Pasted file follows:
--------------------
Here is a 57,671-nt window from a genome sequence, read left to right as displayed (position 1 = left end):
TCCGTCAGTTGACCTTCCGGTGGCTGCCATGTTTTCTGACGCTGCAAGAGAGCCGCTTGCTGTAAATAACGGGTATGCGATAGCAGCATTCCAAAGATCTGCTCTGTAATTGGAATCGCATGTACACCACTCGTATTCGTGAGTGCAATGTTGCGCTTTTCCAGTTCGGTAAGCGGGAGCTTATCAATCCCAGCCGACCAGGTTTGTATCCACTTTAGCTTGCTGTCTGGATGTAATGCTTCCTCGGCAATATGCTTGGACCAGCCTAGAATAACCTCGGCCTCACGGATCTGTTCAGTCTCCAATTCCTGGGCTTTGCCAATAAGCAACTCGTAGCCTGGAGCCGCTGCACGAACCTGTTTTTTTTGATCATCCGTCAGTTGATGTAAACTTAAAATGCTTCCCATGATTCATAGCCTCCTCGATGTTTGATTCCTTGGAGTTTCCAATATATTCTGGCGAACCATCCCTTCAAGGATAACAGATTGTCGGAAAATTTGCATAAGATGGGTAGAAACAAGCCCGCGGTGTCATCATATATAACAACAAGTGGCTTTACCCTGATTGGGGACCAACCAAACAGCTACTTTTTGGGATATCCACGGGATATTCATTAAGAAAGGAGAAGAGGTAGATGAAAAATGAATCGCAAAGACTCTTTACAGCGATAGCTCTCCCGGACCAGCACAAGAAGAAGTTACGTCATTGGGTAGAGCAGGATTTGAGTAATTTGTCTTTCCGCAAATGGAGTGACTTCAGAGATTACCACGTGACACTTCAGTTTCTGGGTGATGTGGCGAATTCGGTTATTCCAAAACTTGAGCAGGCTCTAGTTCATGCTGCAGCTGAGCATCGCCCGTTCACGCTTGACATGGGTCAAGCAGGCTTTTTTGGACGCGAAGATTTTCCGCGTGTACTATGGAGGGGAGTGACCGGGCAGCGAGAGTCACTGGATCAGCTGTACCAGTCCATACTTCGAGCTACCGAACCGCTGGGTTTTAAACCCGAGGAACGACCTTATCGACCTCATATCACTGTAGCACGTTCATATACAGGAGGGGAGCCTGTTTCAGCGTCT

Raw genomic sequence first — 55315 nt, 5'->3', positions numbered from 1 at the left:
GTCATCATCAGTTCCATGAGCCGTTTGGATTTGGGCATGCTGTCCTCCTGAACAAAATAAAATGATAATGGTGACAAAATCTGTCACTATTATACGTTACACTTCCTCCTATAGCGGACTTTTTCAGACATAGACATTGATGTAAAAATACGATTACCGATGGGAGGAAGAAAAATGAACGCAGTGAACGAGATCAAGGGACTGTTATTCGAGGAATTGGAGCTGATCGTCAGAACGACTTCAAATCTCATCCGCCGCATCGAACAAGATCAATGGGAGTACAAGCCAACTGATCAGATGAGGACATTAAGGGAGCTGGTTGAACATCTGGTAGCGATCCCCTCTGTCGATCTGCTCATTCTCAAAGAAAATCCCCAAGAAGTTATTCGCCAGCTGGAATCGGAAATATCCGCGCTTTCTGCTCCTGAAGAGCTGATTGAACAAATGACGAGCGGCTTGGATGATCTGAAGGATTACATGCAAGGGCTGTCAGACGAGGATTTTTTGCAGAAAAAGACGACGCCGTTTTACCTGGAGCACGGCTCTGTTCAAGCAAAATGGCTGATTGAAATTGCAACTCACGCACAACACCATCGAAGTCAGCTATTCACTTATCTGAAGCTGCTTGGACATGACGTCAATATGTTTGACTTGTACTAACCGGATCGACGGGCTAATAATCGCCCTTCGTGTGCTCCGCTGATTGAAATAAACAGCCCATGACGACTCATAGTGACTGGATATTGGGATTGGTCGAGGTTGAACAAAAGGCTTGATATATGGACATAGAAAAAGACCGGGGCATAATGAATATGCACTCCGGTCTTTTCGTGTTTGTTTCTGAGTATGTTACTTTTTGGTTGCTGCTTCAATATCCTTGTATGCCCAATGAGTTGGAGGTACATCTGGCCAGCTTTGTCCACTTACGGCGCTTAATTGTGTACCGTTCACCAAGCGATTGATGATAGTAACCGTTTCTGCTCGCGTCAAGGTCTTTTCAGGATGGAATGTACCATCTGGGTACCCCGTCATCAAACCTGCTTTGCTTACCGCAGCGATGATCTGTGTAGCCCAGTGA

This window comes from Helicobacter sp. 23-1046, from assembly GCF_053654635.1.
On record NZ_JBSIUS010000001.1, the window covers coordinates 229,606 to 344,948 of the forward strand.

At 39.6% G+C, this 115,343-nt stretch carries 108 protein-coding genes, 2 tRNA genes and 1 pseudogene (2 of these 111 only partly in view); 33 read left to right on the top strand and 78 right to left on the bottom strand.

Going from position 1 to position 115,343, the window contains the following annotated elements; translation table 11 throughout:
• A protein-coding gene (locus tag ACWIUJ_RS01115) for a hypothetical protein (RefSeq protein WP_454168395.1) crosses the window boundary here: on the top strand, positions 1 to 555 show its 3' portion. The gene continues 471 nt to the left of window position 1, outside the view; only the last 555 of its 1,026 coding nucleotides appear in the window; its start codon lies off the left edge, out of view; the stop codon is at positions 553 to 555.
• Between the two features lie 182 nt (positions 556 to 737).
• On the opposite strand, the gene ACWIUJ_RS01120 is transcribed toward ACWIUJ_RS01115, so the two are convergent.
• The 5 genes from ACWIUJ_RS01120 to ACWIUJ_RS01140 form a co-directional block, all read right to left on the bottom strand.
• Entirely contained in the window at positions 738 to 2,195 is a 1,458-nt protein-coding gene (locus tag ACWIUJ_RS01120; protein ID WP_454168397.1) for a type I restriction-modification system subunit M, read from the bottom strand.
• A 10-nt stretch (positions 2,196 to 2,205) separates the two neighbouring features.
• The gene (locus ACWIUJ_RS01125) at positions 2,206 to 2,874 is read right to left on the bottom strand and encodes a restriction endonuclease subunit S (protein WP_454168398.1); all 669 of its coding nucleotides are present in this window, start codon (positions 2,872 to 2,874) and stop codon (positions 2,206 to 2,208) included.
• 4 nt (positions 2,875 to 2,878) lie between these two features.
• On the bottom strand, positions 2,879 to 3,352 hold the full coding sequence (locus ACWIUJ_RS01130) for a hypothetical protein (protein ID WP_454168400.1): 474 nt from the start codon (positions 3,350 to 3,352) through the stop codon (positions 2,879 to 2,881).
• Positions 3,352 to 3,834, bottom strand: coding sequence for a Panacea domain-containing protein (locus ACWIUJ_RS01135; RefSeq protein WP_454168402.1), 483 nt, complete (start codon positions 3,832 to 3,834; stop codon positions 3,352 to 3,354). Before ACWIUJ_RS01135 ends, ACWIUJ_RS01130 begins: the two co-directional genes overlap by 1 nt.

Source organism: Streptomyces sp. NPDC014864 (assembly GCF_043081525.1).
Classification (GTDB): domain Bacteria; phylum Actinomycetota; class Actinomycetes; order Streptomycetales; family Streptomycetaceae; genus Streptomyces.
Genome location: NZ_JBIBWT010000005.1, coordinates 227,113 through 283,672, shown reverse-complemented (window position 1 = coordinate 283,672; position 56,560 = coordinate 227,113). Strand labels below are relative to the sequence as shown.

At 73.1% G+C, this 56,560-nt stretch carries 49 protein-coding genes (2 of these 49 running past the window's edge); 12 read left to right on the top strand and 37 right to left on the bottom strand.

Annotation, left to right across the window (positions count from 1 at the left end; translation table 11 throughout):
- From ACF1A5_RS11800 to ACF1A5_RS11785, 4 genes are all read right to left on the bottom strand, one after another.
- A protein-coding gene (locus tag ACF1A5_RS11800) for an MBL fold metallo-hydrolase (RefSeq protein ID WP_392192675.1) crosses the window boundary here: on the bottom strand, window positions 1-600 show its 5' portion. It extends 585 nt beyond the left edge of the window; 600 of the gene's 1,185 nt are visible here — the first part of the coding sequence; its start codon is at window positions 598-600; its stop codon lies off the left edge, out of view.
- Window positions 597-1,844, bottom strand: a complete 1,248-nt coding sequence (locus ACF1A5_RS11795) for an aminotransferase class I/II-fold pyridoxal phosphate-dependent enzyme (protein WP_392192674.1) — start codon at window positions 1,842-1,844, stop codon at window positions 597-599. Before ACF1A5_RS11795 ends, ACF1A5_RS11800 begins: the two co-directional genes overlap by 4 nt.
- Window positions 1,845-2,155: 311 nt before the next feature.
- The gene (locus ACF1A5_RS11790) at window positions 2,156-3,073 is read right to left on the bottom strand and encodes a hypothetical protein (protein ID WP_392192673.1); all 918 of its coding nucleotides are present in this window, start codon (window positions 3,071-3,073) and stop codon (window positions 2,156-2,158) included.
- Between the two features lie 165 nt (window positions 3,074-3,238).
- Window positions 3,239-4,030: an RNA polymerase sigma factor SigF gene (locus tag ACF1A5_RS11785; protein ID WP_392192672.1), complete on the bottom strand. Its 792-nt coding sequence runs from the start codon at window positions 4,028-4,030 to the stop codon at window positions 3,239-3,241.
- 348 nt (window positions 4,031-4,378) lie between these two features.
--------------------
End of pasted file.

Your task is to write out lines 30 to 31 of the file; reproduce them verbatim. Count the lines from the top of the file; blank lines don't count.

- Window positions 3,239-4,030: an RNA polymerase sigma factor SigF gene (locus tag ACF1A5_RS11785; protein ID WP_392192672.1), complete on the bottom strand. Its 792-nt coding sequence runs from the start codon at window positions 4,028-4,030 to the stop codon at window positions 3,239-3,241.
- 348 nt (window positions 4,031-4,378) lie between these two features.